Dissent

May 172022
 
 May 17, 2022  Posted by  Laws, Non-U.S., Online, Youth & Schools

Lisa Peets, Marty Hansen, Shona O’Donovan, and Tomos Griffiths of Covington and Burling write:

On May 10, 2022, Prince Charles announced in the Queen’s Speech that the UK Government’s proposed Online Safety Bill (the “OSB”) will proceed through Parliament. The OSB is currently at committee stage in the House of Commons. Since it was first announced in December 2020, the OSB has been the subject of intense debate and scrutiny on the balance it seeks to strike between online safety and protecting children on the one hand, and freedom of expression and privacy on the other.

Read more at InsidePrivacy.

May 162022
 
 May 16, 2022  Posted by  Business, Featured News, Online

Natasha Lomas reports:

New data about the real-time-bidding (RTB) system’s use of web users’ info for tracking and ad targeting, released today by the Irish Council for Civil Liberties (ICCL), suggests Google and other key players in the high velocity, surveillance-based ad auction system are processing and passing people’s data billions of times per day.

“RTB is the biggest data breach ever recorded,” argues the ICCL. “It tracks and shares what people view online and their real-world location 294 billion times in the U.S. and 197 billion times in Europe every day.”

Read more at TechCrunch.

May 152022
 
 May 15, 2022  Posted by  Business, Govt, Laws, Online, Surveillance, U.S.

By Matthew Guariglia:

Geofence and reverse keyword warrants are some of the most dangerous, civil-liberties-infringing and reviled tools in law enforcement agencies’ digital toolbox. It turns out that these warrants are so invasive of user privacy that big tech companies like Google, Microsoft, and Yahoo are willing to support banning them. The three tech giants have issued a public statement through a trade organization,“Reform Government Surveillance,” that they will support a bill before the New York State legislature. The Reverse Location Search Prohibition Act, A. 84/ S. 296, would prohibit government use of geofence warrants and reverse warrants, a bill that EFF also supports. Their support is welcome, especially since we’ve been calling on companies like Google, which have a lot of resources and a lot of lawyers, to do more to resist these kinds of government requests.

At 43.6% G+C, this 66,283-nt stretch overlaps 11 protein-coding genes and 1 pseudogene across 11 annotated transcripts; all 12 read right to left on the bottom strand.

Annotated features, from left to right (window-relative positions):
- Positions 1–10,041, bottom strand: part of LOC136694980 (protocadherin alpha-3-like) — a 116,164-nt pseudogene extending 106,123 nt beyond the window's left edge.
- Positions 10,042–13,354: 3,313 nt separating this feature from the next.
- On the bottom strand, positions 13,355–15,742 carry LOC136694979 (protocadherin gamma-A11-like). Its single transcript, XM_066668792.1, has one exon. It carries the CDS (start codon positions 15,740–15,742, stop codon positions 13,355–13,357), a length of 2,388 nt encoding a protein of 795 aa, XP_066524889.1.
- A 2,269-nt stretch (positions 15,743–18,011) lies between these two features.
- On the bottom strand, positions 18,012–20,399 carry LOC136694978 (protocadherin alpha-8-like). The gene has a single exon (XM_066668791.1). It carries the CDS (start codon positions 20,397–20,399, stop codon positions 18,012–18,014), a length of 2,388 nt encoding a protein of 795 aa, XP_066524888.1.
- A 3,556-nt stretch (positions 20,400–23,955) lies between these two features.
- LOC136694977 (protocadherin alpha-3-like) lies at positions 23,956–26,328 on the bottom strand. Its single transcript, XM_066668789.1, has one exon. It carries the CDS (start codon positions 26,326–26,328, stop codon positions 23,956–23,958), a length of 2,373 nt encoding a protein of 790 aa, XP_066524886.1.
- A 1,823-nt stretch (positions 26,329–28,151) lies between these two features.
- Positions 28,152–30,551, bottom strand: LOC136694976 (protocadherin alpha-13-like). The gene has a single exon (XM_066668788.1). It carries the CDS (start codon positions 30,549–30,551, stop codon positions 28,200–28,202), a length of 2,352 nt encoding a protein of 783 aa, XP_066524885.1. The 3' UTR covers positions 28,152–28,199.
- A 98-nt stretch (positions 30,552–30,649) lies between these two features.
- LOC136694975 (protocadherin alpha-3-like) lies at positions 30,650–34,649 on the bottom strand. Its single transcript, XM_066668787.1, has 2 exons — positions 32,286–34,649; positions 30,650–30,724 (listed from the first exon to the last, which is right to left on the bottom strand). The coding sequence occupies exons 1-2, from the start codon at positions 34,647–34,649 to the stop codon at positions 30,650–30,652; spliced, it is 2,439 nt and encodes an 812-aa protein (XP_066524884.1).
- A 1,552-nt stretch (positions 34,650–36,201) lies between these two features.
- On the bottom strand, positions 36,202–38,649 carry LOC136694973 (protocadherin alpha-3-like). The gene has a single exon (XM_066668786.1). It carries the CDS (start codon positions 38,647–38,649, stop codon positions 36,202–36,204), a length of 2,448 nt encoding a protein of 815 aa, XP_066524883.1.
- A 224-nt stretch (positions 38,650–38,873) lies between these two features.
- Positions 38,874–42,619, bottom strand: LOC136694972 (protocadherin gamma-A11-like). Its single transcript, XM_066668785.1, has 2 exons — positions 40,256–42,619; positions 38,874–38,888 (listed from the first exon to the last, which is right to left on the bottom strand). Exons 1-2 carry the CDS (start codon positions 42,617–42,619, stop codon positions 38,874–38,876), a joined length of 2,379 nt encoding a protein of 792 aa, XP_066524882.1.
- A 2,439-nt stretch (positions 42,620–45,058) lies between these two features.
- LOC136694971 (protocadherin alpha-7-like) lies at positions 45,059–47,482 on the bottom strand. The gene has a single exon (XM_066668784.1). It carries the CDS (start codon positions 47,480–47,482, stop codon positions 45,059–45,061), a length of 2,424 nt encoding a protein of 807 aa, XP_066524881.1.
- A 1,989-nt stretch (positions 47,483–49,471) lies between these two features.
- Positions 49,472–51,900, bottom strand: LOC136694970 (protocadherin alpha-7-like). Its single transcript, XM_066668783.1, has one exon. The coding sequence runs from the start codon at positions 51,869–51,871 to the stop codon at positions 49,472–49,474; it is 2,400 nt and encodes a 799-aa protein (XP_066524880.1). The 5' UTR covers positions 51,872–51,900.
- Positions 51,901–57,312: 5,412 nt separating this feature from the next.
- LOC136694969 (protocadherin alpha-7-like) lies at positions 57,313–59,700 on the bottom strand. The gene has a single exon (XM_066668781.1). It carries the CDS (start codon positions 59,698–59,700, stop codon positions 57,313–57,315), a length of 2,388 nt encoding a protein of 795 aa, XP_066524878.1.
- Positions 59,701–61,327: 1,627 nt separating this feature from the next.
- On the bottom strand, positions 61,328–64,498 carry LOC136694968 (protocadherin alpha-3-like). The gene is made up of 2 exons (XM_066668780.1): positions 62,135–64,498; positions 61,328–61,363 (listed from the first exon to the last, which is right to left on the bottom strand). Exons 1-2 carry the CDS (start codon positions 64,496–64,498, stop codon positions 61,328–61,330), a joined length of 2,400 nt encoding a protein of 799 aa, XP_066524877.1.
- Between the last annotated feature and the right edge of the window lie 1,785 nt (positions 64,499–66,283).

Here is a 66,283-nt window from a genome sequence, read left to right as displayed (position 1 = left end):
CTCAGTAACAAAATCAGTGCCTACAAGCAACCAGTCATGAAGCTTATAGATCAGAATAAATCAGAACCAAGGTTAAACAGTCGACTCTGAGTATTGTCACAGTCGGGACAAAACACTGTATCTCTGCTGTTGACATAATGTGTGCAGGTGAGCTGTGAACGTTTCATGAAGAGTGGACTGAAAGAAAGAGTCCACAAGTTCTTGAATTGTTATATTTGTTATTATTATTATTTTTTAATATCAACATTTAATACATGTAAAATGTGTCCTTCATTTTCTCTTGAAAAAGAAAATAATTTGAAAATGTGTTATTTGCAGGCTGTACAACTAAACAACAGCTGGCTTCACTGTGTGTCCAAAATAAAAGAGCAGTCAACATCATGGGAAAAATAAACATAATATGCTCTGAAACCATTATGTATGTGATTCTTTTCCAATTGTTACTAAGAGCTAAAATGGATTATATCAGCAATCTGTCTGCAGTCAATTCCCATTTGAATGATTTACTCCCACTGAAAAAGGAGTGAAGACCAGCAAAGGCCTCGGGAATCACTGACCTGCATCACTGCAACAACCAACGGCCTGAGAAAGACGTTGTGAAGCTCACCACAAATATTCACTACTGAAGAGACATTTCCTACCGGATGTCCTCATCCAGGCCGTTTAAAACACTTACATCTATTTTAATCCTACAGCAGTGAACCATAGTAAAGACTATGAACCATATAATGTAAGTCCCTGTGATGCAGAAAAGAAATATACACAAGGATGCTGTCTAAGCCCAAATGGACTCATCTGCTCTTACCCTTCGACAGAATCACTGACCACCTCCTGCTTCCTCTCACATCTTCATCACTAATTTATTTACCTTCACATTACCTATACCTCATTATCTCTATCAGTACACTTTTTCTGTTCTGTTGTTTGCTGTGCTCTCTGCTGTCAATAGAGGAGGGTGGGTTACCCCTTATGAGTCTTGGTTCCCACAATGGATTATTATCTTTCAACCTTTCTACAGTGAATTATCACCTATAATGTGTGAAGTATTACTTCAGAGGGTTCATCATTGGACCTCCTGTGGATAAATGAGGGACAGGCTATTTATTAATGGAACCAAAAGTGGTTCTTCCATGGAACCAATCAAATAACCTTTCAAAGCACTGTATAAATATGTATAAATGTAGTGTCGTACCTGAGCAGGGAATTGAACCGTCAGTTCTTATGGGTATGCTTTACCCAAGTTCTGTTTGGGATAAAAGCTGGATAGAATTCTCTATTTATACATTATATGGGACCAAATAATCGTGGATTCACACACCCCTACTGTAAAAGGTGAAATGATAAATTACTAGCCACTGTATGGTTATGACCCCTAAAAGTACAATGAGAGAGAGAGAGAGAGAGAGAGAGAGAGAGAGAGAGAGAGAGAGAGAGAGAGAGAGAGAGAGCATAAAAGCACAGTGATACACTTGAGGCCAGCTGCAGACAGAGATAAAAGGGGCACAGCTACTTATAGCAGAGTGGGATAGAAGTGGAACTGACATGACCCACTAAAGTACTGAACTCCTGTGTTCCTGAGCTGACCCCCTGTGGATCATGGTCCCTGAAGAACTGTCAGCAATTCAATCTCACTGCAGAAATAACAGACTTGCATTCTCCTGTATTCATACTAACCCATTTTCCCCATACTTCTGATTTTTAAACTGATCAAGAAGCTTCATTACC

Under the Fourth Amendment, if police can demonstrate probable cause that searching a particular person or place will reveal evidence of a crime, they can obtain a warrant from a court authorizing a limited search for this evidence. In cases involving digital evidence stored with a tech company, this typically involves sending the warrant to the company and demanding they  turn over the suspect’s digital data.

Geofence and reverse keyword warrants completely circumvent the limits set by the Fourth Amendment. If police are investigating a crime–anything from vandalism to arson–they instead submit requests that do not identify a single suspect or particular user account. Instead, with geofence warrants, they draw a box on a map, and compel the company to identify every digital device within that drawn boundary during a given time period. Similarly, with a “keyword” warrant, police compel the company to hand over the identities of anyone who may have searched for a specific term, such as a victim’s name or a particular address where a crime has occurred.